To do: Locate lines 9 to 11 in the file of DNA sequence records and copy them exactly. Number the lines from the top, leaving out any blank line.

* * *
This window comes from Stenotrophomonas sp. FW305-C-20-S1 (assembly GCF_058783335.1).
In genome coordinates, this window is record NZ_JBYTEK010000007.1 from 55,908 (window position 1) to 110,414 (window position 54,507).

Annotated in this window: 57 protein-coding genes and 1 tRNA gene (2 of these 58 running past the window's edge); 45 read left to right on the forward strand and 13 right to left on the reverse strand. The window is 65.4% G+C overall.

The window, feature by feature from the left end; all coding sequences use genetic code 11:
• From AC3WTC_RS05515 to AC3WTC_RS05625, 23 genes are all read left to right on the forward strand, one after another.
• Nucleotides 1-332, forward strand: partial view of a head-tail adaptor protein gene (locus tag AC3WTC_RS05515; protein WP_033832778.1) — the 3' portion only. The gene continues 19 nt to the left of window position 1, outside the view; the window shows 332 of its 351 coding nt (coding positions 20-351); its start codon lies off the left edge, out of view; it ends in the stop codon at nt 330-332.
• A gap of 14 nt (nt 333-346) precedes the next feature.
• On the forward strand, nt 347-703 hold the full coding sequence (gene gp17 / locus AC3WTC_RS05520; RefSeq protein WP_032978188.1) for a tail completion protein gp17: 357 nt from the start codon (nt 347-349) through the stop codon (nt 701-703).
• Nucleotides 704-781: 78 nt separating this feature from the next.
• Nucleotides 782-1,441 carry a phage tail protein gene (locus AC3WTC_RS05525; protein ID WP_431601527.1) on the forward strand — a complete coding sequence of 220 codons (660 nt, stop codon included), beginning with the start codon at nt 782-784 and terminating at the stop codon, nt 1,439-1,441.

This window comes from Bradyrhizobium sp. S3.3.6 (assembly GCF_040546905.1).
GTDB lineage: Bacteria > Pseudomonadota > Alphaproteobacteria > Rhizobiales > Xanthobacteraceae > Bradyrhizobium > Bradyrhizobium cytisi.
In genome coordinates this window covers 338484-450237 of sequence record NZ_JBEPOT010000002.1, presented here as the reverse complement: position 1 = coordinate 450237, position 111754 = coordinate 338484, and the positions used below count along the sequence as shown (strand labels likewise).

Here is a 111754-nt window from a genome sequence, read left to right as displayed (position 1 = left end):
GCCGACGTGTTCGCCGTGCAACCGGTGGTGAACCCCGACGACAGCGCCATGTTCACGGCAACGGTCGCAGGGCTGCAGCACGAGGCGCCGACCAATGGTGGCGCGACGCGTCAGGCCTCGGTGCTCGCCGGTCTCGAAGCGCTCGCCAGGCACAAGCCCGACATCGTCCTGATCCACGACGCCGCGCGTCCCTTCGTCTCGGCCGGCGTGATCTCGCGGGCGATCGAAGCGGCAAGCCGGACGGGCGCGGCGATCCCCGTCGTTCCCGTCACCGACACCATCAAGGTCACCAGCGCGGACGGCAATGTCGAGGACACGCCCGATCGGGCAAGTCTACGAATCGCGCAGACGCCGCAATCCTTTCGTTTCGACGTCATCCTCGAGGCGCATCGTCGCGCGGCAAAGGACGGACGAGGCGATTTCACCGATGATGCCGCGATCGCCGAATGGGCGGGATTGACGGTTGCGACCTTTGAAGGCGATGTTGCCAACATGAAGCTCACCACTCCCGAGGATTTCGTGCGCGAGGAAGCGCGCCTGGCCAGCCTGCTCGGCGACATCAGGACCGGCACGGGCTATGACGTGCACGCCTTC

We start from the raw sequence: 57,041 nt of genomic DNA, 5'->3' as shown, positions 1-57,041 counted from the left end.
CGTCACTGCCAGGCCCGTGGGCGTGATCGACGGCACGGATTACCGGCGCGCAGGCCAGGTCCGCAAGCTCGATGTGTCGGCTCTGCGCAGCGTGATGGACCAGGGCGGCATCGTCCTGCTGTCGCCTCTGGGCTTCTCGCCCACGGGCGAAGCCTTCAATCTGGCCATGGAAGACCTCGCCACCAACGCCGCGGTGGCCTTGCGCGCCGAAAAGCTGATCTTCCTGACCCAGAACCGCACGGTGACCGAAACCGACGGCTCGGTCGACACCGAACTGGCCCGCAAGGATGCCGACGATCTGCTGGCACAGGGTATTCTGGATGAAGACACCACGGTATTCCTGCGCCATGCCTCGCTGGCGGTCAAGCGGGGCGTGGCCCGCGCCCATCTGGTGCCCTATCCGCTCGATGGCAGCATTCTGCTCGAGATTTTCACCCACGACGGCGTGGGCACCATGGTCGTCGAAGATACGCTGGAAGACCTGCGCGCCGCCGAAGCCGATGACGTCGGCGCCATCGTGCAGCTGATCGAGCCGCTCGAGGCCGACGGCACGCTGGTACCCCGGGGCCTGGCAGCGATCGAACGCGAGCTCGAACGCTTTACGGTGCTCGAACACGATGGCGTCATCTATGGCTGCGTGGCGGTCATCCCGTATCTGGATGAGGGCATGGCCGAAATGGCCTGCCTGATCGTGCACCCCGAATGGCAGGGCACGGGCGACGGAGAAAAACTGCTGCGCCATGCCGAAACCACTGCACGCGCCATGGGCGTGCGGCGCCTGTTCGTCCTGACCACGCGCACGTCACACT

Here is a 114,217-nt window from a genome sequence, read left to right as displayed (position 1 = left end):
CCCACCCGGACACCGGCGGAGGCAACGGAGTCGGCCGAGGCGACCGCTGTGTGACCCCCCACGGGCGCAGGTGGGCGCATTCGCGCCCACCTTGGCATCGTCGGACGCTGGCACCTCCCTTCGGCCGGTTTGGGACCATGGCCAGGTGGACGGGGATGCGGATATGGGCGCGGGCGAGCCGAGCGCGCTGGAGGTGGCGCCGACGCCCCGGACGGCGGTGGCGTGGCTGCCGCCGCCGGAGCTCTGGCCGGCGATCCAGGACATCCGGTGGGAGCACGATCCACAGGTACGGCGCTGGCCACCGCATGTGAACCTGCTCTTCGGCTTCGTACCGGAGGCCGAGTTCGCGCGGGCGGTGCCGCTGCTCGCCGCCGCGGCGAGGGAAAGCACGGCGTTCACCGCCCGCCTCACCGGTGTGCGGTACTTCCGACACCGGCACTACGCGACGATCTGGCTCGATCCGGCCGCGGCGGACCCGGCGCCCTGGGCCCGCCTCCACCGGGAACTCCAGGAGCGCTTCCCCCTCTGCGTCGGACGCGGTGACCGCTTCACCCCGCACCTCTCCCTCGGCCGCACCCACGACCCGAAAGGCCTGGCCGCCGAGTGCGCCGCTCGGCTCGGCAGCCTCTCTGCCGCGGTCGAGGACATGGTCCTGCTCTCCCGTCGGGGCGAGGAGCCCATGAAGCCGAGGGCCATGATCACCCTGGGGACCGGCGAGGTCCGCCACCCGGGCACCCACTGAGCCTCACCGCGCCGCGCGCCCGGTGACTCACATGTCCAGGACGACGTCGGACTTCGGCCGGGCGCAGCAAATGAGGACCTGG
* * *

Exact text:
• Nucleotides 704-781: 78 nt separating this feature from the next.
• Nucleotides 782-1,441 carry a phage tail protein gene (locus AC3WTC_RS05525; protein ID WP_431601527.1) on the forward strand — a complete coding sequence of 220 codons (660 nt, stop codon included), beginning with the start codon at nt 782-784 and terminating at the stop codon, nt 1,439-1,441.

This window comes from Bradyrhizobium sp. S3.3.6 (assembly GCF_040546905.1).